'Downton Abbey' recap: The Battle of Little Minx

'Downton Abbey' recap: The Battle of Little Minx
Tom Cullen as Lord Gillingham and Michelle Dockery as Lady Mary in "Downton Abbey." (Nick Briggs / Carnival Film & Television Limited)

OK, "Downton Abbey," I think it's time we had a talk.

First, let me say congratulations on your win Sunday at the Screen Actors Guild Awards. No one can argue that the acting on this show isn't top notch, even when the writing isn't, which, well…


What I'm about to tell you comes from a place of love. We've been through some ups and downs, you and me. Way back in Season 1, you were so charming and captivating, I could hardly take my eyes off of you; then in Season 2 you sort of went a little nuts, but hey, there was a war going on. Seasons 3 and 4 got a little dark, but I went along for the ride.

But now, dearest "Downton," I'm starting to lose my patience. We're halfway through the fifth season and you're starting to feel like "Groundhog Day" with posher accents and prettier costumes.

Let's start with what's working. Maggie Smith has always been one of the most compelling reasons to watch "Downton Abbey." She's so great at delivering a tart zinger that it's easy to forget that there's very little we actually know about Violet, a character who in the hands of a lesser actress would be a one-dimensional quip machine.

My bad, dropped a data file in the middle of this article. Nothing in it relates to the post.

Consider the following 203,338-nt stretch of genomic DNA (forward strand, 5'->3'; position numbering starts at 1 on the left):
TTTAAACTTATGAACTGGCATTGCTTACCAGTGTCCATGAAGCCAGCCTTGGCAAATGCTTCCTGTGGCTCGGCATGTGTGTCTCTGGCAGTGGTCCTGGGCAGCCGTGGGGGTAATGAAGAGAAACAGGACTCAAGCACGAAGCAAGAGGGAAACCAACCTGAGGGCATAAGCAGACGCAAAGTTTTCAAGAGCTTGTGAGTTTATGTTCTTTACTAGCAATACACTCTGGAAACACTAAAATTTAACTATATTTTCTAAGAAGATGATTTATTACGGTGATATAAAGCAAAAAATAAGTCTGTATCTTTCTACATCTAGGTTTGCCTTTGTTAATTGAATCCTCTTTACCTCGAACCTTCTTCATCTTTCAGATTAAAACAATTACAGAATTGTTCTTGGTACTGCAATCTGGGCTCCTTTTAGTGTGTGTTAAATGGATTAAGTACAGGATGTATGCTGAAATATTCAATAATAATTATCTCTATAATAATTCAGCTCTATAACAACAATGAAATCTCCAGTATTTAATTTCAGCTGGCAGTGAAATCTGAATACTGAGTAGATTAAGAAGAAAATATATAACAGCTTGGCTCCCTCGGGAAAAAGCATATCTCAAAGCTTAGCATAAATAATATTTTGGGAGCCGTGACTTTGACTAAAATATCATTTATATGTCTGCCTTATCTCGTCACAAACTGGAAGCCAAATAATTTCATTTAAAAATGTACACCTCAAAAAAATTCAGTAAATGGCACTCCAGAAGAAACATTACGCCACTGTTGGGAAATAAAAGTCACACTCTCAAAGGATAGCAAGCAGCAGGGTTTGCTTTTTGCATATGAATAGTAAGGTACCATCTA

She is long overdue for a juicy subplot of her own, so the reappearance of Prince Kuragin, an Anthony Hopkins-lookalike she almost ran away with 50 years ago, is a welcome development. Given how easily Edith gets under Violet's skin by referring to him as an "old beau" -- the usually unflappable Violet fires back, "You don't know anything about it!" -- it's obvious she still holds a flame. Could a bit of romance be in store for the Dowager? (And is it terrible to admit that I hope Prince Kuragin's wife is, in fact, dead and not just exiled to Hong Kong?)

It's nice that "Downton" is tending to characters we've taken for granted; the same goes for Isobel and her burgeoning romance with Lord Merton, who makes a sweet confession of love that almost convinces Isobel to give up the single life. (If only she'd given Dr. Clarkson the same consideration. Sigh.)

Likewise, I'm happy to see Daisy with her nose in the books, writing letters on behalf of Mrs. Patmore. She's been complaining about her lot in life for oh, about a decade now, so it's refreshing to see her staging her very own Glorious Revolution. Character development, however incremental, is a good thing!

And while we're talking about the good stuff, the navy blue and scarlet ensemble Mary wears to London is completely fabulous, and may alone make this episode worth watching. The scene at the fashion show is also a delightful glimpse into an aspect of high society we have not yet seen portrayed on "Downton Abbey." Would it be too much to ask for a fashion show every week?